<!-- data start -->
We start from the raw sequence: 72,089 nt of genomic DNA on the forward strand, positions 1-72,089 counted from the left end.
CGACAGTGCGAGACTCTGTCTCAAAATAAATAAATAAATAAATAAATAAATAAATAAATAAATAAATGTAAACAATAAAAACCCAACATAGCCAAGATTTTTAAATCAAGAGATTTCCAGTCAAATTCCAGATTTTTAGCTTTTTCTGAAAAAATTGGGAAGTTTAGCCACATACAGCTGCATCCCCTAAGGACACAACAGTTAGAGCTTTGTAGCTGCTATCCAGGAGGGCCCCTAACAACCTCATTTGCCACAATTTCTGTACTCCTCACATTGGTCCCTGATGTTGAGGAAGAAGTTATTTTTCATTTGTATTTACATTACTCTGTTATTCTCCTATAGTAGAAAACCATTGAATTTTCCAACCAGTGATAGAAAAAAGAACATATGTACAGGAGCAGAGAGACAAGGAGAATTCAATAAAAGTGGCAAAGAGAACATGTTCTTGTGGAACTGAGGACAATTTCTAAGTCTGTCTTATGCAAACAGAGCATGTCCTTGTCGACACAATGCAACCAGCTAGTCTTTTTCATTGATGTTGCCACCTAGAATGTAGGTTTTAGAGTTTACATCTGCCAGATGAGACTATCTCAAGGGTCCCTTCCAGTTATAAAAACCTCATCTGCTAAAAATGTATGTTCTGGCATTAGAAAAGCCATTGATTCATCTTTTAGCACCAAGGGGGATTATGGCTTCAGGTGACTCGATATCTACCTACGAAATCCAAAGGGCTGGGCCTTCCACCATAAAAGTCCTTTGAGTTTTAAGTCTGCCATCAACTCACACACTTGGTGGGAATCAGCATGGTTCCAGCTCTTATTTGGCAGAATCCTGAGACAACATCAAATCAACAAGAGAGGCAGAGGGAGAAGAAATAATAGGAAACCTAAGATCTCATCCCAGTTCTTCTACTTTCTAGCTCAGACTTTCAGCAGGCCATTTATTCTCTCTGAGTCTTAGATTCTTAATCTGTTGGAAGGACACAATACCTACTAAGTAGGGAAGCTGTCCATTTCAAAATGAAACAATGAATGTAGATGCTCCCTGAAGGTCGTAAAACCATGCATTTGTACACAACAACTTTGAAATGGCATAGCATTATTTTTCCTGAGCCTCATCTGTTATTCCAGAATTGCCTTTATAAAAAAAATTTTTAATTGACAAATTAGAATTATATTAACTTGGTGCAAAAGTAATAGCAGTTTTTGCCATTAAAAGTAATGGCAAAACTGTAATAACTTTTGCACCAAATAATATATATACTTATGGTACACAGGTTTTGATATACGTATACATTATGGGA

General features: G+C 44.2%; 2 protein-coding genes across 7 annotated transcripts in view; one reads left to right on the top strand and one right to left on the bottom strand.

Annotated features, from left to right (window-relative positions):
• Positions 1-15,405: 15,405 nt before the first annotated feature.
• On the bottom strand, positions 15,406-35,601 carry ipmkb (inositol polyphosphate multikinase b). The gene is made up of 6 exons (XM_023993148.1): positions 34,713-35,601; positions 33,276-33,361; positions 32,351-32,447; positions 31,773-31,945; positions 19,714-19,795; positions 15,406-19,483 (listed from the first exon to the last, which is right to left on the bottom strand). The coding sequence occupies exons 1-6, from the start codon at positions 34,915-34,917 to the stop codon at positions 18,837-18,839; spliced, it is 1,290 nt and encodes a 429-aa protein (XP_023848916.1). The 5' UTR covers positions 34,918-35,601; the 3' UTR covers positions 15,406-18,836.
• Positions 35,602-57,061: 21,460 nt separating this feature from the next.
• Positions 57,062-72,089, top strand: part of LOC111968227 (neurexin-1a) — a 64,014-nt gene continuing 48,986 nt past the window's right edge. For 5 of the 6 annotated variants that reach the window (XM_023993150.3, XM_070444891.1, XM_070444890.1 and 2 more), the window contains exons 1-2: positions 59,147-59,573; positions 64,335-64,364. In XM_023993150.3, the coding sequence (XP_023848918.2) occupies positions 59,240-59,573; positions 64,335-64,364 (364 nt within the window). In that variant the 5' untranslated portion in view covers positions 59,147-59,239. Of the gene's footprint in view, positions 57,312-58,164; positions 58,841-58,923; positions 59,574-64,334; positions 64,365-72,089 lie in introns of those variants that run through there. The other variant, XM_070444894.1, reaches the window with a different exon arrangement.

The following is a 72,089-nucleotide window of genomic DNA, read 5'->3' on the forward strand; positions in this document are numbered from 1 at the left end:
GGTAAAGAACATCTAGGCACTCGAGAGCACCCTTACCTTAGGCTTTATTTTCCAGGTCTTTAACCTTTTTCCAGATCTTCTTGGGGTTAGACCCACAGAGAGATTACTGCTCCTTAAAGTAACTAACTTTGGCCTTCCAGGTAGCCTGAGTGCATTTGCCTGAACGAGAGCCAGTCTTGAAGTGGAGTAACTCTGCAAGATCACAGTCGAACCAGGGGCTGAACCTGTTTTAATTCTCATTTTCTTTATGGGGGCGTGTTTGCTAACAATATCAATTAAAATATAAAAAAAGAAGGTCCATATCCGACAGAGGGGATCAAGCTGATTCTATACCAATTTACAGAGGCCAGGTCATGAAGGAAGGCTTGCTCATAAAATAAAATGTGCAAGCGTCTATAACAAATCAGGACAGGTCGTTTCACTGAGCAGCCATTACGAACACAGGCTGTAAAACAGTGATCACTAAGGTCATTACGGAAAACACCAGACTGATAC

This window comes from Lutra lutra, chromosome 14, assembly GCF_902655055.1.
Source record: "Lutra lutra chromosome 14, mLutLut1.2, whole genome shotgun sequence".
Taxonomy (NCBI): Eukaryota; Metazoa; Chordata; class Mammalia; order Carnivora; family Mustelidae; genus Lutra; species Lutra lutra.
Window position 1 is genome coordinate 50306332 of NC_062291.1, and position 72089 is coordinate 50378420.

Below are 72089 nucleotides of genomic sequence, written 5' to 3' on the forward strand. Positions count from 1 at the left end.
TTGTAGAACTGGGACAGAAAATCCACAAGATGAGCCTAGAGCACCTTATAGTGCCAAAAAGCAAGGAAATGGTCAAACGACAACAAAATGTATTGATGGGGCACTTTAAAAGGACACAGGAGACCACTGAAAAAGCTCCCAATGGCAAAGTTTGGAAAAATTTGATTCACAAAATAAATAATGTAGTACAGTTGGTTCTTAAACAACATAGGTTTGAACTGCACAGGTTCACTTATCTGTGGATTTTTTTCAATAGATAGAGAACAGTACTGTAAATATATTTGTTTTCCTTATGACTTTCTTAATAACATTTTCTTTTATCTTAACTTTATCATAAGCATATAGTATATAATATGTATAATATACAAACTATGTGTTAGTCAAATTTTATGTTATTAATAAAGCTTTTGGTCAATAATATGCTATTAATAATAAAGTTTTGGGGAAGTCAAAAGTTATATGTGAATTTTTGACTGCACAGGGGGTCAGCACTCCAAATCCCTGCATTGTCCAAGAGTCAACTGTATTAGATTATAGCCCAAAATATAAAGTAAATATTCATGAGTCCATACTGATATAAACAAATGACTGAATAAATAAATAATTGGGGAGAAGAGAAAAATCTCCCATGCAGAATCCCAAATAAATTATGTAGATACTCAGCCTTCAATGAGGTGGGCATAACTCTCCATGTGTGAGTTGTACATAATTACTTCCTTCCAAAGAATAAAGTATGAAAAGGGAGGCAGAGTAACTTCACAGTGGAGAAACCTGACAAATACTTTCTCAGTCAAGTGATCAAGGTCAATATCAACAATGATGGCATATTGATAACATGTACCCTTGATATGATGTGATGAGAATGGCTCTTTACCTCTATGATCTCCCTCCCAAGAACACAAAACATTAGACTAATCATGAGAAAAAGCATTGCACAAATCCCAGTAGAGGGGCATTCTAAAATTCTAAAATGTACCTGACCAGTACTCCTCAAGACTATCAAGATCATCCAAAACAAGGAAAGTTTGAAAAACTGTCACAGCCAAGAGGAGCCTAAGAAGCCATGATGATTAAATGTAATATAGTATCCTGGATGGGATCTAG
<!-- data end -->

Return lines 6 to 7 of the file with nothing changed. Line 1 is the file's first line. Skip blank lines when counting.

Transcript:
• On the bottom strand, positions 15,406-35,601 carry ipmkb (inositol polyphosphate multikinase b). The gene is made up of 6 exons (XM_023993148.1): positions 34,713-35,601; positions 33,276-33,361; positions 32,351-32,447; positions 31,773-31,945; positions 19,714-19,795; positions 15,406-19,483 (listed from the first exon to the last, which is right to left on the bottom strand). The coding sequence occupies exons 1-6, from the start codon at positions 34,915-34,917 to the stop codon at positions 18,837-18,839; spliced, it is 1,290 nt and encodes a 429-aa protein (XP_023848916.1). The 5' UTR covers positions 34,918-35,601; the 3' UTR covers positions 15,406-18,836.
• Positions 35,602-57,061: 21,460 nt separating this feature from the next.